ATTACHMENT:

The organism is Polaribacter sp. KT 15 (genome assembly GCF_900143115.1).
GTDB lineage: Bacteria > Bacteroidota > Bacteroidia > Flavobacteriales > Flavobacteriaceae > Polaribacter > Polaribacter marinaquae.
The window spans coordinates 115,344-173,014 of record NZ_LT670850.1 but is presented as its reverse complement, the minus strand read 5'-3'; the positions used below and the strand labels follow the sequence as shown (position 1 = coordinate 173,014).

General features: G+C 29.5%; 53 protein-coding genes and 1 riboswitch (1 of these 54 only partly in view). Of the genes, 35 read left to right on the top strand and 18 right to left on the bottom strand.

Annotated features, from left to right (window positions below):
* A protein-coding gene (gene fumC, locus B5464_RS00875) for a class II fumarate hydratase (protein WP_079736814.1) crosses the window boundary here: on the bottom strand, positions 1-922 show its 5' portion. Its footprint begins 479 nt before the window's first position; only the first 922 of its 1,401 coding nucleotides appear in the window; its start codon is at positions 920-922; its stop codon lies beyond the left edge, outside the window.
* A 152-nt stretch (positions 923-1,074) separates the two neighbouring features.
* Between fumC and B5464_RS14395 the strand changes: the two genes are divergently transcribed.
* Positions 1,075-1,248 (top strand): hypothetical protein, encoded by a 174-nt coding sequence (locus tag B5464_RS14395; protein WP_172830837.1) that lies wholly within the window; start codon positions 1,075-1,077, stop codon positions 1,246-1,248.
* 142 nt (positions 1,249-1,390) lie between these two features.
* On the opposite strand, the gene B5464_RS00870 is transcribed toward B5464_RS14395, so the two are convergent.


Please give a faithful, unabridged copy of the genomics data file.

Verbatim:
The organism is Polaribacter sp. KT 15 (genome assembly GCF_900143115.1).
GTDB lineage: Bacteria > Bacteroidota > Bacteroidia > Flavobacteriales > Flavobacteriaceae > Polaribacter > Polaribacter marinaquae.
The window spans coordinates 115,344-173,014 of record NZ_LT670850.1 but is presented as its reverse complement, the minus strand read 5'-3'; the positions used below and the strand labels follow the sequence as shown (position 1 = coordinate 173,014).

General features: G+C 29.5%; 53 protein-coding genes and 1 riboswitch (1 of these 54 only partly in view). Of the genes, 35 read left to right on the top strand and 18 right to left on the bottom strand.

Annotated features, from left to right (window positions below):
* A protein-coding gene (gene fumC, locus B5464_RS00875) for a class II fumarate hydratase (protein WP_079736814.1) crosses the window boundary here: on the bottom strand, positions 1-922 show its 5' portion. Its footprint begins 479 nt before the window's first position; only the first 922 of its 1,401 coding nucleotides appear in the window; its start codon is at positions 920-922; its stop codon lies beyond the left edge, outside the window.
* A 152-nt stretch (positions 923-1,074) separates the two neighbouring features.
* Between fumC and B5464_RS14395 the strand changes: the two genes are divergently transcribed.
* Positions 1,075-1,248 (top strand): hypothetical protein, encoded by a 174-nt coding sequence (locus tag B5464_RS14395; protein WP_172830837.1) that lies wholly within the window; start codon positions 1,075-1,077, stop codon positions 1,246-1,248.
* 142 nt (positions 1,249-1,390) lie between these two features.
* On the opposite strand, the gene B5464_RS00870 is transcribed toward B5464_RS14395, so the two are convergent.